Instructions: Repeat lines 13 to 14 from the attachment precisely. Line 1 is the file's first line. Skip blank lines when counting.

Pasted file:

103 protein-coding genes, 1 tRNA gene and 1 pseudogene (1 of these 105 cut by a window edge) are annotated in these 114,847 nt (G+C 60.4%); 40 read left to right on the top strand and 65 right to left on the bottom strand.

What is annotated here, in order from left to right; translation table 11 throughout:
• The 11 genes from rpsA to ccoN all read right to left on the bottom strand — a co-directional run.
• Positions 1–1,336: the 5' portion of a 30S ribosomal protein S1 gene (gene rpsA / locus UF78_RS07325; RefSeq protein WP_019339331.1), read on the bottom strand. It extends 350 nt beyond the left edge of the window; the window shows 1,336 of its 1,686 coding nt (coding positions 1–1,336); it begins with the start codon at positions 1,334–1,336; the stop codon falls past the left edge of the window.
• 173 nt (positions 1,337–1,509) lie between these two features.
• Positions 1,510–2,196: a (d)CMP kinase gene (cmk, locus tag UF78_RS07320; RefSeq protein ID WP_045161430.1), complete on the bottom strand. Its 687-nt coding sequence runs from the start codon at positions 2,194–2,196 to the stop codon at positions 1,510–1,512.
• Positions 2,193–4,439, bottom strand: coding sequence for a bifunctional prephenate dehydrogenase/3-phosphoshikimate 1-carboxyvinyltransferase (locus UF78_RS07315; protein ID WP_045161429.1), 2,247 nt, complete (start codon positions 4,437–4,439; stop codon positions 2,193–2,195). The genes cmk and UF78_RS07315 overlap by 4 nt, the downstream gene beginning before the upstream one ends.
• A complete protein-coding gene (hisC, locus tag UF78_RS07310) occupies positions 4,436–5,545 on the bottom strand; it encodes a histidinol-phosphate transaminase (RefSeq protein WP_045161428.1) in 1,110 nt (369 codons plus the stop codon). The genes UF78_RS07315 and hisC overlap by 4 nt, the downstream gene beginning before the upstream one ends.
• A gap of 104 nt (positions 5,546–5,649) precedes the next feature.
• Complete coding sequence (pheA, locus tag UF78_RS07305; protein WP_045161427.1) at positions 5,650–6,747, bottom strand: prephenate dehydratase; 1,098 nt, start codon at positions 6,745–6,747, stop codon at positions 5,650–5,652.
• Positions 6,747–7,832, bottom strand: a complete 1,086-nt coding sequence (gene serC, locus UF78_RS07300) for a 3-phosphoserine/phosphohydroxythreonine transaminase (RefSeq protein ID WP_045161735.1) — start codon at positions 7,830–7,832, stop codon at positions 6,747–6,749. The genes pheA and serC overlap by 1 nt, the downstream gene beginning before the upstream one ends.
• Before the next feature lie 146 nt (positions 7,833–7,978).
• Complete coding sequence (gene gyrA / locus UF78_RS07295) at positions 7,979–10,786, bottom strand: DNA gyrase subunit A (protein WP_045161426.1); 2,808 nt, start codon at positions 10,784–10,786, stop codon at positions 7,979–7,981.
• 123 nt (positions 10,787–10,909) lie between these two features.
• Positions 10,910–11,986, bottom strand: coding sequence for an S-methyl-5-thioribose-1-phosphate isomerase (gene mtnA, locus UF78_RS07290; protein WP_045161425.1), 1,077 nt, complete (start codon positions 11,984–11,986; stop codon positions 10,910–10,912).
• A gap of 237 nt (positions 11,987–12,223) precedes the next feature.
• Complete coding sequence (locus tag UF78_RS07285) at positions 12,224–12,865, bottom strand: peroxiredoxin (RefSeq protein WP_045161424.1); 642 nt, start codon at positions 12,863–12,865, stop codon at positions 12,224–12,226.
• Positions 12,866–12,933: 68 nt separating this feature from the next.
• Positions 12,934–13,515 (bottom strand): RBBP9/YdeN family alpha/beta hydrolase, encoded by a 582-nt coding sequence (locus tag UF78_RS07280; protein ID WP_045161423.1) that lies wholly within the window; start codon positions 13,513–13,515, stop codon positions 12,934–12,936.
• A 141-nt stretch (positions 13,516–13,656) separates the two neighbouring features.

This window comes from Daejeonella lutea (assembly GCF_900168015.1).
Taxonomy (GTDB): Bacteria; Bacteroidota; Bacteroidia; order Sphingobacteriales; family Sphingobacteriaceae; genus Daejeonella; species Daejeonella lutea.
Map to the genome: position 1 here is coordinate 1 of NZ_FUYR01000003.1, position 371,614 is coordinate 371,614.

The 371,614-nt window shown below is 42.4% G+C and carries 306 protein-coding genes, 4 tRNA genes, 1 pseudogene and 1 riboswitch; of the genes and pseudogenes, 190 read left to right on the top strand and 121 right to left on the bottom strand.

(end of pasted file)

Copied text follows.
• Complete coding sequence (gene gyrA / locus UF78_RS07295) at positions 7,979–10,786, bottom strand: DNA gyrase subunit A (protein WP_045161426.1); 2,808 nt, start codon at positions 10,784–10,786, stop codon at positions 7,979–7,981.
• 123 nt (positions 10,787–10,909) lie between these two features.